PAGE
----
What Is Cannabinoid Detox?
If an individual experiences one or more withdrawal symptoms after reducing or quitting use of drugs like Marijuana or synthetic Marijuana, Cannabinoid detox may be required for recovery. Though Marijuana and synthetic Marijuana can have widely divergent chemical makeups, their withdrawal symptoms are similar and typically involve mood changes, insomnia, headaches, sweating, and nightmares.
Cannabinoids, as an illicit substance category, encompass a class of drugs with similar chemical compounds and psychoactive effects. While the term comes from the Marijuana plant, which contains over 100 distinct chemical compounds collectively called Cannabinoids, today it is broadly used to refer to Cannabis (used interchangeably with Marijuana) and synthetic Cannabis. As more states legalize Cannabinoids for medical and recreational use, attitudes about their addictiveness have changed. Yet, recent studies show up to 30% of people currently using Cannabinoids may have some level of a Marijuana Use Disorder (MUD).
Cannabinoid Tolerance and Addiction
Due to potency of today’s Cannabinoids, people are ingesting higher amounts of THC (the chemical responsible for the drug’s “high”) than ever before. The average THC content of Marijuana in 1990 was under 4% and had risen to 12% by 2014. Today, the average Cannabinoid extract has more than 50% THC; some samples surpass 80%. Synthetic Marijuana, however, generally doesn’t contain THC but chemicals that mimic its effects. Subsequently, researchers have noted that synthetic Marijuana binds more strongly to the same receptors as THC molecules, yielding stronger effects.
Over time, the brain becomes accustomed to higher levels of THC. This is known as a tolerance and an individual will need to take increasing amounts of Cannabinoids to overcome their brain’s adjustment–and more still to get high. Once dependent on Cannabinoids, people may start to exhibit addiction-related behaviors (such as using despite legal consequences and trying to quit unsuccessfully). One in 10 people who abuse Marijuana will develop an addiction. Both Cannabinoid-dependent and addicted individuals can experience symptoms of withdrawal within hours after their last dose.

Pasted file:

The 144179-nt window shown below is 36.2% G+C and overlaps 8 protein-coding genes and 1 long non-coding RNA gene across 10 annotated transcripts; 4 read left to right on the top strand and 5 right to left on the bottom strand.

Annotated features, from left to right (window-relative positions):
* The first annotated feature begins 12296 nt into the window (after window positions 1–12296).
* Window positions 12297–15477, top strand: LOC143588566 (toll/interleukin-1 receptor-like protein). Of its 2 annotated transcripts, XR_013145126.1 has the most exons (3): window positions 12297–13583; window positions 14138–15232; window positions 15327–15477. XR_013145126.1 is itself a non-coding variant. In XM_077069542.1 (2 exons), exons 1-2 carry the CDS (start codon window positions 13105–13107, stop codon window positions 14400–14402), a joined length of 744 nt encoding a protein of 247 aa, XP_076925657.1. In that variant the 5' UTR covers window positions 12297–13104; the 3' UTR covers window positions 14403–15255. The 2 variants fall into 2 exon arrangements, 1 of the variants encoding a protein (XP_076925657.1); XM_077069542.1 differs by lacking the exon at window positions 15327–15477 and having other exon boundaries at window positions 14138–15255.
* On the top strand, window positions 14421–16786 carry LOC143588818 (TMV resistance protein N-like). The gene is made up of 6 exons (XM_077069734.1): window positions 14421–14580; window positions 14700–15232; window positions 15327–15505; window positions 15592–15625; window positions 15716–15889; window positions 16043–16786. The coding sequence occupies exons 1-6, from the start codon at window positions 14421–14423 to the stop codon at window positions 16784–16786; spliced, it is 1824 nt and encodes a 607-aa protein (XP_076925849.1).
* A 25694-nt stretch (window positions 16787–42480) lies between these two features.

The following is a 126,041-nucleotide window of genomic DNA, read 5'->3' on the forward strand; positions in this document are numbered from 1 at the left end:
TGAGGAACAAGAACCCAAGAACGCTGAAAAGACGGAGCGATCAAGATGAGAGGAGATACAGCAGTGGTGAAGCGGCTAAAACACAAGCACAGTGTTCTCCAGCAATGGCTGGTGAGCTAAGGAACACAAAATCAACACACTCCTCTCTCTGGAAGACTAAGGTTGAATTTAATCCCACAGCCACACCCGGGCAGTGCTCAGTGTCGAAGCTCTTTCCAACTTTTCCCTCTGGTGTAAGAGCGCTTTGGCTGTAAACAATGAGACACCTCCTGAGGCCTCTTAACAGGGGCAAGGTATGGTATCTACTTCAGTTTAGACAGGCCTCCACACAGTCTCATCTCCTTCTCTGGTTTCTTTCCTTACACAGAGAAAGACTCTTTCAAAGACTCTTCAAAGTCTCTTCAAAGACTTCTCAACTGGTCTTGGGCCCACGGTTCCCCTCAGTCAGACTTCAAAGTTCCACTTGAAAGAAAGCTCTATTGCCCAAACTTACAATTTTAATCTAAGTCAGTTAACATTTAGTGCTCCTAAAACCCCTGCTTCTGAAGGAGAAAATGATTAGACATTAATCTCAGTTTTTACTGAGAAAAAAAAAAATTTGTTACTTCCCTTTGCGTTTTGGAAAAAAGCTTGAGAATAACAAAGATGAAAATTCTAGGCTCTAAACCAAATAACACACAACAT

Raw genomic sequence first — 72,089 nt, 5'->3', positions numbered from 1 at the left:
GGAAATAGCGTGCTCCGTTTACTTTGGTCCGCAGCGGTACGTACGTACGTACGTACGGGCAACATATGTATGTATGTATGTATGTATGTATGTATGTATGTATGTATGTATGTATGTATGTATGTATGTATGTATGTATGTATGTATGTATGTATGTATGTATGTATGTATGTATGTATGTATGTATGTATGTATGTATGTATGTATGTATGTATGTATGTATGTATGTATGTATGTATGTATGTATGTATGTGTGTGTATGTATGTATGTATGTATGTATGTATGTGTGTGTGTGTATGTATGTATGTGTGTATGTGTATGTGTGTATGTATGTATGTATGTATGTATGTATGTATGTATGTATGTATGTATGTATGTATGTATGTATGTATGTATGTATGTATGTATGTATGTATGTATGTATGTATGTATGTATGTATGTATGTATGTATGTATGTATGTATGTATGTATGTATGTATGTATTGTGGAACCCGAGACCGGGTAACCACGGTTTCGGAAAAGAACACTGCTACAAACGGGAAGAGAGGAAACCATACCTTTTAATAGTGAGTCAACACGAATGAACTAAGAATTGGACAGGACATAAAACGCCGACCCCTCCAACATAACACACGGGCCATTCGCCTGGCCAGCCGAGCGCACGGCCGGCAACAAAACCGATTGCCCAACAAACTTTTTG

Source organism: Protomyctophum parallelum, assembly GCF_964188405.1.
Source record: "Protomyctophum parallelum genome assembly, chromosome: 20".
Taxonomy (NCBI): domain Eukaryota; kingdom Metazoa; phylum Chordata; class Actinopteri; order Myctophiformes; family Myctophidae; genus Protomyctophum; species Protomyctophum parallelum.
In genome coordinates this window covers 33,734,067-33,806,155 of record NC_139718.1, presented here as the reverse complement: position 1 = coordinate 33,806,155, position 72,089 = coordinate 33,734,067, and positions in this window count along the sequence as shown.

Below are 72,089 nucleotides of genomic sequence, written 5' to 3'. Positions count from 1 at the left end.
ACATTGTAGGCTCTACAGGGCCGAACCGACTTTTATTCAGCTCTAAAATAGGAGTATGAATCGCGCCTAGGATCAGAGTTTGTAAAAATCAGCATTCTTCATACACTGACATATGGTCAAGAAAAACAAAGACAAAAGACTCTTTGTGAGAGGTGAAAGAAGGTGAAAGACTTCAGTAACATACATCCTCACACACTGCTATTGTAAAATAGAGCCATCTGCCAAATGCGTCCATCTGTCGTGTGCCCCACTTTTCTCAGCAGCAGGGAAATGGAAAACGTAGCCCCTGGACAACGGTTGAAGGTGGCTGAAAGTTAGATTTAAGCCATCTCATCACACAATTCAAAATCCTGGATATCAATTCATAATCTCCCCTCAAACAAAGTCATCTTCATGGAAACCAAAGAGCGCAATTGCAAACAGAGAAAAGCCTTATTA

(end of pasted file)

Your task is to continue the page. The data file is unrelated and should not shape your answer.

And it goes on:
Symptoms of Cannabinoid Withdrawal
Symptoms of Cannabinoid (natural and synthetic) withdrawal occur in about 42% of people who abuse them. While many believe these symptoms are not serious, between 33% and 78% of those who experienced them resumed use to alleviate symptoms after trying to quit. In one instance, a woman reported waking up every 45 minutes throughout the night to smoke synthetic Marijuana and keep withdrawal symptoms at bay.
Symptoms can range from uncomfortable to potentially life-threatening, particularly with synthetic Marijuana addictions. Accordingly, medically-supervised detox is suggested to avoid health complications and to help ensure a successful recovery.
Common symptoms of Cannabinoid withdrawal listed in the DSM-5 include:
- Decreased appetite
- Drug cravings
- Increased aggression
- Stomach pain
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Timeline of Cannabinoid Detox
The timeline of Cannabinoid detox varies depending on the length and severity of the addiction. Additionally, synthetic Marijuana (with the assortment of chemicals it may contain) can have a rapid and intense onset of symptoms.
Days 1 – 3
- Onset of symptoms within 72 hours
- Daily synthetic smokers report withdrawal after as little as 15 minutes
- Symptoms include drug cravings, insomnia, loss of appetite, headache, chills, and sweating
Days 2 – 6
- Peak of symptoms
- Symptoms include restlessness, nausea, nervousness, irritability, anger, and nightmares
- Synthetic marijuana cessation can cause seizures, chest pain, fainting, paranoia, and respiratory problems
Days 7 – 16
- Symptoms begin to taper off and dissipate after 2 weeks
- Psychological drug cravings may persist for months if left untreated by therapy
Treatment Options for Cannabinoid Detox
Most detox services last between 3 and 7 days, leaving some wondering how they’ll cope with their addiction afterward. Yet, detox is only the first step of addiction treatment and should be followed up with inpatient or outpatient rehab and therapy. In one New Zealand study, more than half of people with an addiction to synthetic Cannabinoids were referred to inpatient treatment. For many people, inpatient rehab is the best way to alter the motivations behind drug-seeking behavior as well as cravings. Most rehab centers offer detox as part of a more inclusive Substance Use Disorder care program, and some charge separately for detox and rehab.
For “heavy smokers” and those who abuse Cannabinoids daily, medically-supervised detox can provide medications to ease painful withdrawal symptoms. Naltrexone, a common addiction treatment medication, has been used to reduce cravings in some with withdrawal from synthetic Cannabinoids.
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